Share-Day Post: Vintage Needlework Books Online

Kindred blogger! You all know my obsession with when researching a post and Rabbit Girl Crafts has assembled a collection of free resources for vintage patterns! Throw on a Netflix marathon and start crafting tonight!

Thanks to university libraries and dedicated individuals in the United States and around the world, it is possible to find hundreds of free, out-of-copyright needlework and embroidery books and patterns online. If you are interested in embroidery history or vintage patterns, here are some resources to get you started. Warning: You may get lost for […]

via Free Vintage Needlework Patterns Online — Rabbit Girl Crafts


Montgomery Tour of PEI

A perfect checklist for anyone head to Prince Edward Island!  I wish I had watched this prior to my bike trip so I could have gauged better what I had to see versus what I could wait on for the next trip.  We missed out on a few places simply due to our biking route but I did get to see the house she was born in by accident.

We were biking through New London along the road when I saw the sign coming up on the left. I managed to veer quickly and found myself yelling from the parking lot for everyone else to join me. It was the happy accidents during the trip that still remain the brightest memories.

Watching the video now while I’m writing is making me want to reread Maud by Melanie Fishbane (yea! for advance copies). If you haven’t per-ordered you still have time. Well the sun is finally back in Calgary so it’s time to make a cup of tea and find a sun beam on the porch (probably still with a blanket) and read Maud again.

Video Published on Mar 2, 2015
Soundtrack: “Anne’s Theme” by Hagood Hardy
All photos by Bernadeta Milewski

Heritage Theft on the Macneill Property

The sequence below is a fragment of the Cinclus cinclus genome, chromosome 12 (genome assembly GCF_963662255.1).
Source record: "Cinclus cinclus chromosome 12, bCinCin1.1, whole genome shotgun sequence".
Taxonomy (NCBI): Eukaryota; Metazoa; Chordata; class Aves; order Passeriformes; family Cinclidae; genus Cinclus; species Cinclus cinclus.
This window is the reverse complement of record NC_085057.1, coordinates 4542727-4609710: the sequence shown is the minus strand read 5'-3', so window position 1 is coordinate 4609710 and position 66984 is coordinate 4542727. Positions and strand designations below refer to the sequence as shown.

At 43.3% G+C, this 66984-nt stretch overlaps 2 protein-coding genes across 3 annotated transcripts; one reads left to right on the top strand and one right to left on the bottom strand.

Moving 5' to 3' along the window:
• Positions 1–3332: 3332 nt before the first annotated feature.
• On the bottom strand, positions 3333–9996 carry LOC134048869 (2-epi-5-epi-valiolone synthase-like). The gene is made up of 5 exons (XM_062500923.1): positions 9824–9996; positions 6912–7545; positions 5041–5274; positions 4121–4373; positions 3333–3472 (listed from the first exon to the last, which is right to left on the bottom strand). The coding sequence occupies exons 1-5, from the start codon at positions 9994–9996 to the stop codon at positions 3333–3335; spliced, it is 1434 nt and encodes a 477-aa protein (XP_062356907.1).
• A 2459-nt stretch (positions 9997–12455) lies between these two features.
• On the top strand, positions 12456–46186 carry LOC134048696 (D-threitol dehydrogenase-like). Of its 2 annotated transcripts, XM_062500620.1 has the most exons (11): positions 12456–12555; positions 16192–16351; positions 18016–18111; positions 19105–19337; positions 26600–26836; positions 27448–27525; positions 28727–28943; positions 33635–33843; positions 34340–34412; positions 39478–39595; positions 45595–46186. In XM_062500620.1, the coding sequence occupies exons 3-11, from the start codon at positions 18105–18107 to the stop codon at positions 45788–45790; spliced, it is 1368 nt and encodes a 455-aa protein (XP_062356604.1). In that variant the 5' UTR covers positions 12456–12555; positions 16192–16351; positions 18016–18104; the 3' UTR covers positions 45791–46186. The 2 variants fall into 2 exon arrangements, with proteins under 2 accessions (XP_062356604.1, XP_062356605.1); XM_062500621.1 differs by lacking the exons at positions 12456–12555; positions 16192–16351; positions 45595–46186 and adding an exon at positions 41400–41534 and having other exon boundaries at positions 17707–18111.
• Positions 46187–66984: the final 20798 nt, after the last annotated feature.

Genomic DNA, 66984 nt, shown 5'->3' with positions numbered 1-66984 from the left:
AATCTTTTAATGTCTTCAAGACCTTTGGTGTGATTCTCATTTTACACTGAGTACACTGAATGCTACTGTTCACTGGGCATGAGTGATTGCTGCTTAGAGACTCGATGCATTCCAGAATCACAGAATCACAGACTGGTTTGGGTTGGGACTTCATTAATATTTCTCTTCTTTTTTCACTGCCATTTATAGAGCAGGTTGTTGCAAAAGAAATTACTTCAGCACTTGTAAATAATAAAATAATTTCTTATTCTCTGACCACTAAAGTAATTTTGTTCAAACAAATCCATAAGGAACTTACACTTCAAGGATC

I was told this story by Jennie at the Macneill farm bookstore. If you haven’t been able to visit Green Gables think of your experience as broken into two parts. The Green Gables house is on a beautiful property with vegetable gardens and a barn similar to a farm found on Prince Edward Island in the late 1800’s.  What surprised me was the walking paths that allowed you to explore the ‘haunted woods’, the old school property, the local cemetery and across the road you’ll find the Macneill farm. It’s on this farm property that Maud spent half her life. The farm is still in the Macneill family to this day and they operate the bookstore and showcase the foundations of the original house. on the edge of their property. Jennie Macneill was at the bookstore the day I was visiting and it was such a surprise and special experience that I didn’t expect and could never have predicted. It was while she was showcasing some of the historic pieces in the bookstore that I found out about the theft.

I studied art history in University and looting of historic or artistic pieces happens for various reasons but the end result is usually the same. We will most likely never see this seal in the thief’s’ lifetime. It will probably remain hidden from the world until the thief or the collector, the thief sold it to, dies. Typically these pieces don’t come back from the black market until the next generation finds them and either returns them after immediately discovering the theft or sells them to a new owner. Sometimes this can take generations. There are still stories that emerge of paintings in museums that are found to be have been looted from European families during World War II.  These paintings could have been legitimately donated or purchased at auction but after years of displaying a historian or family member will stumble across the piece and a long legal battle ensues between the original owner and the museum. Its a very messy business with few victories. We however can help with sharing the story so when the piece does emerge on the legitimate stage again we can all be quick to point out it origin. The piece was stolen on May 31, 2013 and special attention is to be payed at auctions and antique shops in the Greater Toronto Area and Mississauga, Ontario or Winter Garden, Ft. Lauderdale or Orlando, Florida area according to  LM Montgomery Literary Society. Below is the print version of the CBC story and remember to click on the link to view the video.

“A piece of history from Anne of Green Gables’ author Lucy Maud Montgomery has gone missing from a P.E.I. museum.

A postal cancellation seal — which is a stamp that was used to seal letters and cancel postage — that Montgomery used during her lifetime has gone missing from her former home in Cavendish, P.E.I.